6. If approved, you will be assigned a specific day that you can come to Building 6200, Vehicle Registration, MCAS Miramar to be photographed and receive your permit.

    7. Enter Vehicle Registration and obtain a copy of your approved background form.

    8. Once you have the background form, take it to the building adjacent to Vehicle Registration.

    9. Provide the form to an official at Vehicle Registration and wait to receive your Stowe Trail identification card (permit).

    Note: Wait times to receive the identification card may vary as uniformed personnel and civilian base employees have priority.

    Note: Only U.S. Citizens are eligible to apply for a Stowe Trail permit.
  3.  
    It is easier to register to vote, or to obtain a US Passport, or get a marriage license, than it is to ride the Stowe Trail. But I'll still probably get a permit. I wonder what they will think when I show up on my bike at the base entrance?
    • CommentAuthorgottobike
    • CommentTimeMay 3rd 2017
     
  4.  
    Good Article from The Coast News



    Coastal Commission to decide fate of the Cardiff Rail Trail
    Aaron Burgin May 3, 2017 thecoastnews.com
    The California Coastal Commission next week will decide the placement of a controversial segment of the Coastal Rail Trail, nearly a year after the city reversed course on its preferred alignment. The May 11 meeting begins at 8:30 a.m. at the San Diego County Board of Supervisors chambers at 1600 Pacific Hwy.

    The city’s preferred location of the 1.3-mile so-called “Cardiff Rail Trail” — west of Coast Highway 101 — faces significant headwind, as the Coastal Commission staff has come out in opposition of the proposal.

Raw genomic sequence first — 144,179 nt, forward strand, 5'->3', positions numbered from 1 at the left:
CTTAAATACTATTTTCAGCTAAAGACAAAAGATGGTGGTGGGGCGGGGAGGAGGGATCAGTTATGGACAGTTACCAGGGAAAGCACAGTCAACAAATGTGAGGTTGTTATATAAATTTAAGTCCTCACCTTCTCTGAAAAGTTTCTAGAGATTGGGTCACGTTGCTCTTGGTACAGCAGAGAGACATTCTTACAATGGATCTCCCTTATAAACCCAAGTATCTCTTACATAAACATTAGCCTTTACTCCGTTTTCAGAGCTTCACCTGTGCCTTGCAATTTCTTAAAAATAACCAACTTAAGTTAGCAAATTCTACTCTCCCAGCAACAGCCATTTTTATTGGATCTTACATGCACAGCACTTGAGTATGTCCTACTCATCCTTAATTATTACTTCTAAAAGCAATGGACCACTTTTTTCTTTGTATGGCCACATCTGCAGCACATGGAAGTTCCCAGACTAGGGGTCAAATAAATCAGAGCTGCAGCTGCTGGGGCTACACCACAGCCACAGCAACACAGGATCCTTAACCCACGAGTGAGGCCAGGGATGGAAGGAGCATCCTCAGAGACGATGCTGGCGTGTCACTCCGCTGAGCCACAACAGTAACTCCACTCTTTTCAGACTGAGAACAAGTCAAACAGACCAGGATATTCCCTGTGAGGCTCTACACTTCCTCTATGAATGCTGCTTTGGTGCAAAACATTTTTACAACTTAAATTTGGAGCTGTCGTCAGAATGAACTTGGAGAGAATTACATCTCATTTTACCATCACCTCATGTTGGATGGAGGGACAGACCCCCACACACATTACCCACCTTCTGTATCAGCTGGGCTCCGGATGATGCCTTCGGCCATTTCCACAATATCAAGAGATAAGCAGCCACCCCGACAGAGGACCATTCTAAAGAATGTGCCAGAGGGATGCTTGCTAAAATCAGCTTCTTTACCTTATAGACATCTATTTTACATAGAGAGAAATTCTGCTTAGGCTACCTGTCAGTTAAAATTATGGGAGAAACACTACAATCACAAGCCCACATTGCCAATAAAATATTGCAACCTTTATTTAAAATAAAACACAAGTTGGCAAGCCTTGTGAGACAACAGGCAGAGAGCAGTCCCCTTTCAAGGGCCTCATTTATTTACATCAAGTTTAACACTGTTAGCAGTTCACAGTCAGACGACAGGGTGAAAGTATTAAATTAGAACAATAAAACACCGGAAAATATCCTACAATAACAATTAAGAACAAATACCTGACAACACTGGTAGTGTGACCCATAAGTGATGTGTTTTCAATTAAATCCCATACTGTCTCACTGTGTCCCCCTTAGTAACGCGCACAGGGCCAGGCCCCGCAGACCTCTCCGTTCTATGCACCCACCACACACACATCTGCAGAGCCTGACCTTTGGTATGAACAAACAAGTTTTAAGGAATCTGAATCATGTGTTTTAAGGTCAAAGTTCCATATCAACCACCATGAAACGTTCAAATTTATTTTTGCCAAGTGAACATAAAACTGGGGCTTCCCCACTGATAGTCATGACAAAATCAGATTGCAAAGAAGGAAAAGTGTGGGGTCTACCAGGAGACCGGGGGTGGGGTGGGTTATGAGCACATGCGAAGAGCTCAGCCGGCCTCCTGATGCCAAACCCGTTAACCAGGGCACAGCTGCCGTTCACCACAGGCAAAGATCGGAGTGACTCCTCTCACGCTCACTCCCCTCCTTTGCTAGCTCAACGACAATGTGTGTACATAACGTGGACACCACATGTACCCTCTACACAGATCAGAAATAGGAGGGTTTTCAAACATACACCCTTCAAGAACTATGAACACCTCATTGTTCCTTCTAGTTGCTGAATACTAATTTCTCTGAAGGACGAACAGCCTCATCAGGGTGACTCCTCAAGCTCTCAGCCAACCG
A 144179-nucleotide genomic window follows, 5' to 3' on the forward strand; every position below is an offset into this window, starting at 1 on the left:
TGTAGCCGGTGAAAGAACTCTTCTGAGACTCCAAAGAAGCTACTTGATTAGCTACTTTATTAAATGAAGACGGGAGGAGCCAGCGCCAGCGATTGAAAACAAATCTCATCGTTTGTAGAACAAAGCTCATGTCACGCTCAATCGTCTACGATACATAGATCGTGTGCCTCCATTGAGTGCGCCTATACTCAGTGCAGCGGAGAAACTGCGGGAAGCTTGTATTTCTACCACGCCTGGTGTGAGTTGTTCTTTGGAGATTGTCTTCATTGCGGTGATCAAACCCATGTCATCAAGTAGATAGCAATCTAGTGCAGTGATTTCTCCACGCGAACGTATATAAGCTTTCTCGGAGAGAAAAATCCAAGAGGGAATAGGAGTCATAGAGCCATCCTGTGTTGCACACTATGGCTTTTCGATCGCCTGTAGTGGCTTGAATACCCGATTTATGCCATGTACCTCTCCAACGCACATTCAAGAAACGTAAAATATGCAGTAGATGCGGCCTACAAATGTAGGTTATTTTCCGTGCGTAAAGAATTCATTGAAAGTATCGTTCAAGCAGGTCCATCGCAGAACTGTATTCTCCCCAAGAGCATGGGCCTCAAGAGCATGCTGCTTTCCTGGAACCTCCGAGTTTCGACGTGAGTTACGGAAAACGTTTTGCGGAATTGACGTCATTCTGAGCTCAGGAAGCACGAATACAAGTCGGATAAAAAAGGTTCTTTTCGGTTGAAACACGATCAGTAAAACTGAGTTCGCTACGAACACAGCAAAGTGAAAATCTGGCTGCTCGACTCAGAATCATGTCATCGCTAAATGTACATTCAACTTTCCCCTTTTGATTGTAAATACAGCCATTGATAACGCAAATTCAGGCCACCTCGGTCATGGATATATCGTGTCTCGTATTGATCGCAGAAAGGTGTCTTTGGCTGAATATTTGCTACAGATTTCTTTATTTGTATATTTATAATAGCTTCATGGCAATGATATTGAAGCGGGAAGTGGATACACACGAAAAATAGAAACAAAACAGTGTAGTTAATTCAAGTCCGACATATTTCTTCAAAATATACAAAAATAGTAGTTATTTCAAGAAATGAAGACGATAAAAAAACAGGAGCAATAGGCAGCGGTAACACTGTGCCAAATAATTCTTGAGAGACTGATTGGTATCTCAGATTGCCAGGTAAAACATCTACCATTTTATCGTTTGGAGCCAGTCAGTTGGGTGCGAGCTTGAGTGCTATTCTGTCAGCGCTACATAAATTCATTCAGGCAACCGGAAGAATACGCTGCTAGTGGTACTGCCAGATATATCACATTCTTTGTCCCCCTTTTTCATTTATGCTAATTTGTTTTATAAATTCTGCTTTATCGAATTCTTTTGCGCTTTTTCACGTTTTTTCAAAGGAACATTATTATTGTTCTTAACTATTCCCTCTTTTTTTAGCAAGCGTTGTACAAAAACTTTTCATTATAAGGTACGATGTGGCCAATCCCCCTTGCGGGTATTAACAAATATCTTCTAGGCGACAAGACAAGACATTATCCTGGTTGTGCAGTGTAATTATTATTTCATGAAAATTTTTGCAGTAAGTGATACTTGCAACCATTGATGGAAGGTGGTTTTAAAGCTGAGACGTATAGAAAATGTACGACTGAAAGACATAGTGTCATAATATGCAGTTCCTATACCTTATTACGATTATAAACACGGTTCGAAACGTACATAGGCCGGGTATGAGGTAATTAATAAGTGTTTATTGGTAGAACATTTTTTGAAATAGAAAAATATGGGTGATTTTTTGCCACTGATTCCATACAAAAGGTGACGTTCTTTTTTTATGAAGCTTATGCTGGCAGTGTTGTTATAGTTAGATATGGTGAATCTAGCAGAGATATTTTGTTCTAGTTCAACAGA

The coastal commission’s staff, in its staff report for the May 11 meeting, said it does not support the western alignment because it was not part of a large plan that the agency adopted that covered a suite of projects, including freeway widening and the double tracking of the rail corridor in North County.
    Mayor Catherine Blakespear said that the city is arguing that the western alignment is more compatible with the already completed legs of the rail trail.

    “Our argument is that placing the bike path along Highway 101 will more successfully achieve the goals of the project than placing the bike path east of the railroad track,” Blakespear said in her recent newsletter. “The bike lanes to our north in Carlsbad and Solana Beach to the south run along Highway 101. We want to continue the path along the routes folks are already using, and not force them to detour inland.”

    There is much more in this article than the quotes I've pulled here. - OKB
    ===========

    From SANDAG Twitter Tweet



    • CommentAuthorfjl307
    • CommentTimeMay 4th 2017
     
    Article from KPBS:
    http://www.kpbs.org/news/2017/may/04/activists-growing-impatient-san-diegos-bike-progra/

    Part of Grand Avenue has Sharrows. They work really well. Garnet could use them as well. I've ridden down that road through the main business district of PB several times and never had an issue taking the lane.
    •  
      CommentAuthorSigurd
    • CommentTimeMay 6th 2017 edited
     
    fjl307:Part of Grand Avenue has Sharrows. They work really well.
    What do you mean by "work really well'"? As in "this is sufficient bike infrastructure to recommend and encourage all bicyclists to safely travel it"?